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Appeals court rejects Trump's challenge of N.Y. civil trial gag order

An appellate court on Thursday rejected Former U.S. President Donald Trump's latest attempt to remove a gag order that bars him and his staff from commenting on court staff. Photo by Louis Lanzano/UPI
An appellate court on Thursday rejected Former U.S. President Donald Trump's latest attempt to remove a gag order that bars him and his staff from commenting on court staff. Photo by Louis Lanzano/UPI | License Photo

Dec. 15 (UPI) -- A New York appeals court has again rejected Donald Trump's latest attempt to strike down a partial gag order that bars him and his staff from speaking publicly about the presiding judge's staff in his $250 million civil fraud case.

The four-judge panel rejected Trump's ask to remove the gag order, stating in its ruling Thursday that his counsel had used an incorrect procedure to challenge it.

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The panel added that his counsel should have used the "proper method of review," and if then their request is rejected, they could again challenge it at a higher court.

The court added the writ of prohibition his council had asked for is "an extraordinary remedy," and in determining whether it is warranted, several factors must be consider, including the degree of harm caused if the request is denied.

"Here, the gravity of potential harm is small, given that the gag order is narrow, limited to prohibiting solely statements regarding the court's staff," the panel said.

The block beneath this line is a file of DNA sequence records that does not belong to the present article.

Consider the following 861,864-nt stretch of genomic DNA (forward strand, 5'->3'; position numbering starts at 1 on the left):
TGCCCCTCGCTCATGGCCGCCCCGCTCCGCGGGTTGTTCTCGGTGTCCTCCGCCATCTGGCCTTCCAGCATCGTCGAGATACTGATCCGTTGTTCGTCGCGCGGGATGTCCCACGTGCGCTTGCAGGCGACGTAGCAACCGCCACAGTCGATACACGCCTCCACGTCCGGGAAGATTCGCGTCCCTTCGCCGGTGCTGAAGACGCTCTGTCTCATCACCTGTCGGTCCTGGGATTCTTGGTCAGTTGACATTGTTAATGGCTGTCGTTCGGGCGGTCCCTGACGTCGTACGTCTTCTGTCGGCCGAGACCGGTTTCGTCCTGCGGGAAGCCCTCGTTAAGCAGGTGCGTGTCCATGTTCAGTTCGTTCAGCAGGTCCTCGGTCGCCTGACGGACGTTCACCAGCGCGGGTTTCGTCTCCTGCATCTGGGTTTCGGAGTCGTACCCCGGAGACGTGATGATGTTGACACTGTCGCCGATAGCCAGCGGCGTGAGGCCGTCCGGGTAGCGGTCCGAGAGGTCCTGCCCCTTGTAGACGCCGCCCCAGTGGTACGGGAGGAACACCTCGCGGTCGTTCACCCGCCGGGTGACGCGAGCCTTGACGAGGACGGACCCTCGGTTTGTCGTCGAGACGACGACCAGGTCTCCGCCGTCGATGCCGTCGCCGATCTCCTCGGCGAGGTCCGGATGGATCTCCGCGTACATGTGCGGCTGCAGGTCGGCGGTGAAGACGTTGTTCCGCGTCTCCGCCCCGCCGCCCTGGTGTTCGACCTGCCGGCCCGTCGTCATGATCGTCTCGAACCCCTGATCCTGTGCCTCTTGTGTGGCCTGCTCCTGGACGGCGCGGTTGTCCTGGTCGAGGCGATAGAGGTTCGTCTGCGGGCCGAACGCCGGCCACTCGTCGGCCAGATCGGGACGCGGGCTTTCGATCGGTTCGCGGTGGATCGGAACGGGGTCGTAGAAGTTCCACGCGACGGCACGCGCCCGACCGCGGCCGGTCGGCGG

The gag order was initially issued Oct. 3 in response to Trump making inflammatory comments on his social media platform Truth Social about one of presiding Judge Arthur Engoron's clerks. It was then expanded to include his counsel on Nov. 3.

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The orders were then lifted by a New York appeals court on Nov. 16, but only to be reinstated on Nov. 30.

The appellate court on Thursday also separately rejected Trump's request for a higher court to review his appeal.

"We filed the petition because the ordinary appellate process is essentially pointless in this context as it cannot possibly be completed in time to reverse the ongoing harm," Chris Kise, one of Trump's lawyers, said in a statement.

"Unfortunately, the decision denies President Trump the only path available to expedited relief and places his fundamental Constitutional rights in a procedural purgatory."

The former president is standing trial in a $250 million civil case brought against him by New York Attorney General Letitia James, who accuses Trump and the Trump Organization of committing financial fraud by inflating their net worth by more than $2 billion by overvaluing their property.

Following 11 weeks of trial, the state rested its case Wednesday with closing arguments to begin Jan. 11.

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